Bentley Batur previews new design for electrified era


aria-label="Bentley Batur purple 1"

Bentley’s Mulliner-built Batur has began testing ahead of a 2023 launch, and its design previews the brand’s new-era of EVs.

Bentley has begun testing of its new, ultra-low-volume Mulliner coupe, the Batur, which previews how its future electric models will look.

The launch of the limited-run car also signals the end of production for the ubiquitous 6.0-litre Crewe-built W12 engine that has powered its cars for 20 years.

Now the car, limited to just 18 units, is undertaking 58 weeks of European testing, with Car #0 taking on an extensive 2500km drive from Germany, through Italy, France and Spain. The Batur will reach its first customer in mid-2023.

aria-label="Bentley Batur purple 3"

It is a two-door fixed-head coupe based on the underpinnings of the latest, longer-wheelbase Bentley Continental GT launched in 2018 and is powered by the punchiest W12 ever, still under development but claimed to make at least 544kW and 1003Nm of torque. This will make it Bentley’s most potent road car yet.

To go with its mighty engine, the Batur offers Bentley’s most advanced chassis available, as well as Bentley Continental GT Speed-level tuned three-chamber air suspension, 48V electric active anti-roll control, an electronic limited-slip differential (with torque vectoring) and unique 22-inch wheels with rear steering.

The Batur will be hand-built in Crewe by Mulliner, Bentley’s specialist coachbuilding arm. The car will closely follow the path of its predecessor, the barchetta-bodied Bentley Bacalar, which was revealed last year as a concept but subsequently productionised for a batch of 12 cars that sold out instantly.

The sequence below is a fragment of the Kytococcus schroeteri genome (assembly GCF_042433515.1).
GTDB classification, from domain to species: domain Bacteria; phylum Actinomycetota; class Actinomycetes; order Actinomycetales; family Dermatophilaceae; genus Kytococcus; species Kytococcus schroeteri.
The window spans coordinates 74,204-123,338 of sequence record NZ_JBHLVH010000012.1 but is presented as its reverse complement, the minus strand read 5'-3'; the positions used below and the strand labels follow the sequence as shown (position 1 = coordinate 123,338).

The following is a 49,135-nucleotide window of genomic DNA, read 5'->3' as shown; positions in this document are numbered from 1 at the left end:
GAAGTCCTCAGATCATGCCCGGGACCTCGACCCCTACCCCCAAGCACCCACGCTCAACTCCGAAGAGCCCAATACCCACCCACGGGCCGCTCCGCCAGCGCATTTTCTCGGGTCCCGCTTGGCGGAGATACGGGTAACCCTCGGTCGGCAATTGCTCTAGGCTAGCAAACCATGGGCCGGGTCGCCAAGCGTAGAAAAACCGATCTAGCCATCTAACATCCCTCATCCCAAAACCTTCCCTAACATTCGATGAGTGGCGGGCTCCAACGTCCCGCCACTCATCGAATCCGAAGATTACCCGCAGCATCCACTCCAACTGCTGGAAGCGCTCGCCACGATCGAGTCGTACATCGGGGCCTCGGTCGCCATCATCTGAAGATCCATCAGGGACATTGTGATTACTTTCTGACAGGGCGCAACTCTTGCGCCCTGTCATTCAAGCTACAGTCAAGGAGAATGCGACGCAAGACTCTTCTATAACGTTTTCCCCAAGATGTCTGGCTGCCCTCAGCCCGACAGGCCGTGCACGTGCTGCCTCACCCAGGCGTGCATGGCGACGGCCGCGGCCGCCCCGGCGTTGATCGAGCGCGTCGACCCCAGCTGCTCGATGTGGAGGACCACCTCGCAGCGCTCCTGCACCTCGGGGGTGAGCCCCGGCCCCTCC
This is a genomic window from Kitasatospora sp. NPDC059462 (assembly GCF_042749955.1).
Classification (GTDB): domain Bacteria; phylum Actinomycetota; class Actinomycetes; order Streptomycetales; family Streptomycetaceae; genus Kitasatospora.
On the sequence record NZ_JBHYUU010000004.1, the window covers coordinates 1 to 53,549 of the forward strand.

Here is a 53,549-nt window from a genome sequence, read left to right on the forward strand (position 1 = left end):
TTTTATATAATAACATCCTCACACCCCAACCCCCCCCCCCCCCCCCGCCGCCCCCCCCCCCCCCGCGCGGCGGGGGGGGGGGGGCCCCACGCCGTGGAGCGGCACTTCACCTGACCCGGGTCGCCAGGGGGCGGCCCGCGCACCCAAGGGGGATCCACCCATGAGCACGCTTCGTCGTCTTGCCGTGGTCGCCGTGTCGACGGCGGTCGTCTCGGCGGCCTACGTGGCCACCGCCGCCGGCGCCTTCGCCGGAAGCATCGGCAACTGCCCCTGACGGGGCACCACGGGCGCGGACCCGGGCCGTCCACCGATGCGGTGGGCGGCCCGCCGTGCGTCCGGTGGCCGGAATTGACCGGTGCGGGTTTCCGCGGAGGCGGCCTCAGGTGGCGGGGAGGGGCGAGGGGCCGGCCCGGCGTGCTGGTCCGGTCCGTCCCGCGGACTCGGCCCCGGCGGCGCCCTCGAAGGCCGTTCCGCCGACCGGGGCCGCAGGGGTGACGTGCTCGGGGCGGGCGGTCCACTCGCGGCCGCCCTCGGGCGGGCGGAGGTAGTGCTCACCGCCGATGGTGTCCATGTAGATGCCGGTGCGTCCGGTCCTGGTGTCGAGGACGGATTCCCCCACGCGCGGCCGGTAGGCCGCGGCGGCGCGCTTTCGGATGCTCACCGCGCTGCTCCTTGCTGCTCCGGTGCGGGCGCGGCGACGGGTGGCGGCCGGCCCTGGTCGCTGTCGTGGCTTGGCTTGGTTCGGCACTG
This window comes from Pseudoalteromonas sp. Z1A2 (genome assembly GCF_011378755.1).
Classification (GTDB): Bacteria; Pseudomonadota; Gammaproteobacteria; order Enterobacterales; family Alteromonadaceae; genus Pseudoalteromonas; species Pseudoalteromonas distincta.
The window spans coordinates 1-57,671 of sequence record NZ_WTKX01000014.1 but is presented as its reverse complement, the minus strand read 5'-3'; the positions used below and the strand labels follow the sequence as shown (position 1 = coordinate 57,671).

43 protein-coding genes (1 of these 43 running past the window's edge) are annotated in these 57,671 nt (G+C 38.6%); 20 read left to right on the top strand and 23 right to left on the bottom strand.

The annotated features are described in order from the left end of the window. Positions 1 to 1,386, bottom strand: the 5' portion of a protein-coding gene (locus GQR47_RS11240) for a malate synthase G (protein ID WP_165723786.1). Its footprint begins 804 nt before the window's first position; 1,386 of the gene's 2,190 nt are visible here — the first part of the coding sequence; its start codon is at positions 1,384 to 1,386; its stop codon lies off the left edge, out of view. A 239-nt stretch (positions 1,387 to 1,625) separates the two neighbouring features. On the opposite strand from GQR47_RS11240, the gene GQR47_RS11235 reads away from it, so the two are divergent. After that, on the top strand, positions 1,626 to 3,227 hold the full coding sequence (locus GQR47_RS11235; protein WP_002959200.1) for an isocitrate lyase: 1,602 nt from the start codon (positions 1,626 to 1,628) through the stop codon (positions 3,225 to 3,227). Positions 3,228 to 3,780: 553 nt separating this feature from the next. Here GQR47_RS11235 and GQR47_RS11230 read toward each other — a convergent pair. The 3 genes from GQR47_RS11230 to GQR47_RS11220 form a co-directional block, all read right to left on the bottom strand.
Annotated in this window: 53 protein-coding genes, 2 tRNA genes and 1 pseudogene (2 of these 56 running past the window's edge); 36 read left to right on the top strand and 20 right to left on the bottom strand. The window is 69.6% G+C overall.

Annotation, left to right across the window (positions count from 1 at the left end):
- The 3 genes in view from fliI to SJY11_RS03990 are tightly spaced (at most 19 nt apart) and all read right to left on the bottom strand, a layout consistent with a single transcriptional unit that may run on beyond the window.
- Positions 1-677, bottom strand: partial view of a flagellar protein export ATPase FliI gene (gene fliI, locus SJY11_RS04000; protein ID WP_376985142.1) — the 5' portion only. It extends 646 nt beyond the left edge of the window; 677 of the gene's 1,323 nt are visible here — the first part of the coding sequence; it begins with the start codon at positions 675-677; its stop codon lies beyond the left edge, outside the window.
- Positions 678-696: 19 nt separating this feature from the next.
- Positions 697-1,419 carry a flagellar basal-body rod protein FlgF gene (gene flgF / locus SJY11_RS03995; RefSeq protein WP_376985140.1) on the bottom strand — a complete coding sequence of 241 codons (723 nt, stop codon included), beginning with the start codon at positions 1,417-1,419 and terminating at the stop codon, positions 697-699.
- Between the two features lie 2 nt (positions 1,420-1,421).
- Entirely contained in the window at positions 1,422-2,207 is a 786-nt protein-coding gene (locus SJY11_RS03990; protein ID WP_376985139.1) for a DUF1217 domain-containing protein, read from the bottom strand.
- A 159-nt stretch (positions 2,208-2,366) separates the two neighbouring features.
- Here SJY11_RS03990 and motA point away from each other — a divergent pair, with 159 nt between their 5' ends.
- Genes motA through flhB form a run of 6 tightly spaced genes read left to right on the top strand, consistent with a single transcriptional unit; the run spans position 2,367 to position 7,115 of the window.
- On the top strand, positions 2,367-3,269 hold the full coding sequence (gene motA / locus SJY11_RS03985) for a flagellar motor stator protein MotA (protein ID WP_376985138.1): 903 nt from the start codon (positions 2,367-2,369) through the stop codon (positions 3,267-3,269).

aria-label="Bentley Batur purple 4"

“We don’t build our concept cars to throw away,” said CEO Adrian Hallmark. “We build them for customers to buy.”

Named after a volcanic lake in Bali, Indonesia, the new Batur will get a run of 18 cars, each selling for $3 million before options — and they are all sold out, too. Several of the prospective owners are serial Bentley customers who have just received or are still awaiting delivery of a Bacalar: eight of the 12 Bacalar have now been built and delivered.

The new Batur is the first publicly revealed work of Bentley’s refreshed design team, led by design director Andreas Mindt, who joined the company at the start of last year. Mindt says the Batur’s new-form language will be a key part of the company’s “transformational journey” towards the launch of its first battery-electric car, a fifth Bentley model line, in 2026.

After celebrating its centenary in 2019, Bentley revealed a ‘Beyond100’ programme that entails a self-funded spend of £2.5 billion over five years – 85 per cent of it going on new model development – that will include the opening of a brand-new plant for the company’s BEVs.

Mindt, who as a junior designer worked on Bentley’s mid-engined Hunaudières supercar concept in 2003 soon after he joined the Volkswagen Group, has conducted a fresh review of Bentley’s design values over the past 18 months, going back to fundamentals such as why the company exists and what it’s good at.

This ground-level research identified three Bentley buzz words – potent, inspirational and harmonious – and the Batur’s simple, unadorned and highly sculptural shape is the result. Mindt summarises his aim as being “to deliver presence through sculpture”.

He said: “We don’t need decoration. We believe luxury car customers’ priorities are changing, and not just in cars. They want their cars to be quietly impressive, not flashy. We’re moving away from two-dimensional graphics towards designs with surfaces that play a lot with light and shadows.”

Steve Cropley

Toyota 222D – the Group S Rally Car

This 560kW rallying MR2 could have seen Toyota conquer the stages, but instead fate intervened

Further Reading

2025 Audi A5 revealed as A4 replacement; A4 to become an E-Tron model only

The switch to odd-numbered badging for Audi’s ICE cars sees the A4 become the Audi A5, introducing a sleeker shape in the process